My partner in crime was none other than my friend and fellow gastronome Nancy Jo, who loves food as much as I do and is always up to try anything. We met at the entrance to to the L train at 9:45 and were off to check out the much anticipated Smorgasburg. When we got there, it was a pretty mellow scene. We were able to chat with the vendors who were still setting up and make a few rounds to survey the situation. As soon as they were ready, we dove right into the fried anchovies from Bon Chovie.  We opted for the " Jersey Style", five fried anchovies, heads on, served with lemon and pickled carrots. We took these, along with some Vietnamese street food over to a bench along the river and polished them off rather quickly. We sat for a moment enjoying the view before heading back to try something else. In the little bit of time between ordering and hitting the bench, the crowd had grown exponentially, but it was still manageable. We decided to spilt up and cover more ground as the lines were quickly getting long. Nancy waited in the Chonchos Tacos line and I in the Landhaus BLT line. For me, the Landhaus blt was the highlight of what I the at the market.  Two giant slabs of house cured bacon, cooked on the spot, with a generous slice of tomato, romaine lettuce and  lemon on crusty french bread , a little messy and  whole lot of good!

We headed back over to the benches and examined our eats before quickly devouring them. We decide to take a quick break from the food and walk up to Blue Bottle Coffee on Berry where there was a geneous line as well. It moved rather quickly and we were happy to get out of the sunshine for a second as there was no shade at all at the water front park. The Blue Bottle space is cavernous and beautiful. I think they took over the old Williamsburrg glass blowing studio which kind of makes me sad but there is so much transformation happening in that neighborhood at the moment that it is somewhat dizzying. We met up with a friend, Motoowner and photographer Bill Phelps who pulled up on his very cool vintage black Raleigh, to join us for a quick coffee. After contemplating a smore ( it was the descrition that lured me to it...this was not your average smore...it was a Brooklyn Bootleg Smore, made with King's County Distillery Moonshine, on a house made graham cracker with Mast Brothers Chocolate and homemade marshmallows!) deciding against it, we headed back to Smorgasburg to hit the greenmarket section. We were a little bummed that we hadn't purchased our greens from The Brooklyn Grange upon arrival because at just after noon they were nearly sold out! We grabbed the last dandelion greens, lambs quarters and arugula. I picked up a sweet little bunch of radishes. At 12;30 or so the market was total chaos, hipster and baby heaven. Food was selling out fast and  it was really hot and crowded. We hung out for a while longer meeting up with some friends who were more than a little disappointed by the lines. Lesson here, come early, come hungry, go for it and leave!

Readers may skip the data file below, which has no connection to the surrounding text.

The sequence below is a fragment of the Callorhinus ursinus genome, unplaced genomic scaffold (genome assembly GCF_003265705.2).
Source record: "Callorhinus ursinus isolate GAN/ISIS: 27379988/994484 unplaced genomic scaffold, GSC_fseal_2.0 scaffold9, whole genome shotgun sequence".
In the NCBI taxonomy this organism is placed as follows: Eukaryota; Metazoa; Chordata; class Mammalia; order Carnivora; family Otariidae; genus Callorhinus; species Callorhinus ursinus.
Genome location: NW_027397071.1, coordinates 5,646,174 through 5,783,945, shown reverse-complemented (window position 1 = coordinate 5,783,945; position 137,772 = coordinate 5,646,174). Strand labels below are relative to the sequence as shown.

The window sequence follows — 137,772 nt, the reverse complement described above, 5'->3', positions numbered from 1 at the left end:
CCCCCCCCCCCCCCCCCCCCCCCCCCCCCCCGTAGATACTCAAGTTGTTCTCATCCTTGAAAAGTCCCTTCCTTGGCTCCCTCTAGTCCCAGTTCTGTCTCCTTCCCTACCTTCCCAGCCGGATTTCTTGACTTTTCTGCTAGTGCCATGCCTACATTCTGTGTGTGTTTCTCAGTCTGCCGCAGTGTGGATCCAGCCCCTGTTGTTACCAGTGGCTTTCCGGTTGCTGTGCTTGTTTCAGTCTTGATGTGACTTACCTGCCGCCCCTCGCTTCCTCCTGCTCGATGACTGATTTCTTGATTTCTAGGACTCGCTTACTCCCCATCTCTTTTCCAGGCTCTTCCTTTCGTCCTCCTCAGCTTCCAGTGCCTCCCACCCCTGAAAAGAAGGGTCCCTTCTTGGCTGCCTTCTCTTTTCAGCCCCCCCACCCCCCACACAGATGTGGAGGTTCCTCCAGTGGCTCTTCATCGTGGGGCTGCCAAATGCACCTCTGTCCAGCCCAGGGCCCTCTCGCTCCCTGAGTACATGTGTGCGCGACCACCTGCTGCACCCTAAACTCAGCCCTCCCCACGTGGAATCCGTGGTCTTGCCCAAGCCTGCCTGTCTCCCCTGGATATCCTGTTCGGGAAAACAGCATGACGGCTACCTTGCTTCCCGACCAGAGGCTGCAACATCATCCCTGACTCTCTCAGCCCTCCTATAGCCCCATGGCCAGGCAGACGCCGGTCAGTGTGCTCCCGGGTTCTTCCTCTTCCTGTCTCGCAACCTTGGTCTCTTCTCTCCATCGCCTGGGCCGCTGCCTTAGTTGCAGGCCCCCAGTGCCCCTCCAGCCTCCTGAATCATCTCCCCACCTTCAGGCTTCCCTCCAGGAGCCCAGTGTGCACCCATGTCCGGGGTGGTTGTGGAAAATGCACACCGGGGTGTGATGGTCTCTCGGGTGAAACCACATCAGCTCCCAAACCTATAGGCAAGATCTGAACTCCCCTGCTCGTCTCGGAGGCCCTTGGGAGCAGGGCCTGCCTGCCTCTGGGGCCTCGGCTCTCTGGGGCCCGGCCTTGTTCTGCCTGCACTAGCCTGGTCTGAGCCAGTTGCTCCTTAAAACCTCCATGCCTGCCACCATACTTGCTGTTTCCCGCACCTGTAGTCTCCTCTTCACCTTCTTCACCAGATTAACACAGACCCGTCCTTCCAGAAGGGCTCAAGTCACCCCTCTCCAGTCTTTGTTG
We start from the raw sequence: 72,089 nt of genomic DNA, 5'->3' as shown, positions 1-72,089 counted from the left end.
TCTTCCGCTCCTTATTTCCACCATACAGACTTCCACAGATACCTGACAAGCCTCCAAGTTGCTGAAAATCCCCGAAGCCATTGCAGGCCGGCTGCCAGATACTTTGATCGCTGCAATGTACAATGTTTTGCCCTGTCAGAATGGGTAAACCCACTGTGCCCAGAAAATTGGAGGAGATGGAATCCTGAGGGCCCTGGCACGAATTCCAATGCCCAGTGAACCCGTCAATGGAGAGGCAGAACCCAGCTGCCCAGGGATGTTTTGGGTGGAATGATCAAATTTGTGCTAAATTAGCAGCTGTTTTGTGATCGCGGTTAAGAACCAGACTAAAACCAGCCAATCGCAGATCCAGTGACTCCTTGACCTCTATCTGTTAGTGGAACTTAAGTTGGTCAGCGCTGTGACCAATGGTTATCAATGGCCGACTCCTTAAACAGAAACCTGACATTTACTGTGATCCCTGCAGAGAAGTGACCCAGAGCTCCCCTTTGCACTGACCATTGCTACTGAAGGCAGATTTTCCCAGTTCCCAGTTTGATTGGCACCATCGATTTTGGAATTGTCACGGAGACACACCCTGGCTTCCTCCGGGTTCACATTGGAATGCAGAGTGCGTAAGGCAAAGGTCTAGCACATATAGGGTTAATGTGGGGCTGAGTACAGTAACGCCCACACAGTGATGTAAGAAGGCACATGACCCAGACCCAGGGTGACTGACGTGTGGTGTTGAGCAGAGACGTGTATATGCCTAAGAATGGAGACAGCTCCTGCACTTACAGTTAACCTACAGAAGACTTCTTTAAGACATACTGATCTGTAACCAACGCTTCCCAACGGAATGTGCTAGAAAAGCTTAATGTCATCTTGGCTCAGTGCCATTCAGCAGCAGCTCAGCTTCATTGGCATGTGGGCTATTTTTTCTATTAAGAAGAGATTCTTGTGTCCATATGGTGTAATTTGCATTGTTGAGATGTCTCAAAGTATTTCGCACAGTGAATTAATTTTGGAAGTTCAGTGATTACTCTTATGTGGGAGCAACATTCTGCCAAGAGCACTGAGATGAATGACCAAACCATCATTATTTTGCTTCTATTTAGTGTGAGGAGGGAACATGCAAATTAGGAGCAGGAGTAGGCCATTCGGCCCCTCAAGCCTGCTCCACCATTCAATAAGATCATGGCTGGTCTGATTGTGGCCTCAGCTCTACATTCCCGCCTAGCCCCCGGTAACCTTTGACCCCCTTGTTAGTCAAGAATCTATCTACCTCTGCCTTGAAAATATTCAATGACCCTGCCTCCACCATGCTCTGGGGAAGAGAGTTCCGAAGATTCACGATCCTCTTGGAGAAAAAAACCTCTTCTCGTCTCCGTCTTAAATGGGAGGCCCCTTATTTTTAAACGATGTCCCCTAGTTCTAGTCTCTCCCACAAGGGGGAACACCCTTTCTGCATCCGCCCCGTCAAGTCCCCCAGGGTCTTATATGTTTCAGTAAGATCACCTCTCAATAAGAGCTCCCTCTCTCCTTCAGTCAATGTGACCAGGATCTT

We made one last  valiant effort and stood in a really long long line for a Peoples Pops ( ginger pear and blueberry chai) after which we decided to walk to Marlow and Son's for an afternoon glass of rosé. As soon as we sat at that cool dark bar and were presented with the menu we knew we couldn't just have wine so it was rosé, rabbit meatballs and oysters... and more rosé!

We headed into the city to go to my friend Marc's Hundley's opening but were a little too early.. so it was Freeman's for some rosé and devil's on horesback and more rosé.. After the opening we were surprised by a quick downpour,  umbrellaless, and still hungry, in order to escape the rain, we darted into The National... for you guessed it more rosé ( the best of the day, from Puglia) a burger, a soft shell crab, a salad and lemon tart with a graham cracker crust of parsley and tarragon. ( which I am going to appropriate somehow as soon as I can!)

We rolled out of there and walked back to Broome street where Nancy caught a cab and I hit my bed with a generous thud. That was real Smorgasburg indeed!


My Top Picks for  the opening weekend

Anarchy In A Jar, I couldn't resist the rhubarb hibiscus jam!

Landhaus BLT

Bon Chovie

Peoples Pops

The Brooklyn Grange for fresh greens and herbs


Brooklyn Kitchen

Consider Bardwell Farm for cheese and maple syrup

Flour City Pasta all kinds of organic handmade pastas

Meat Hook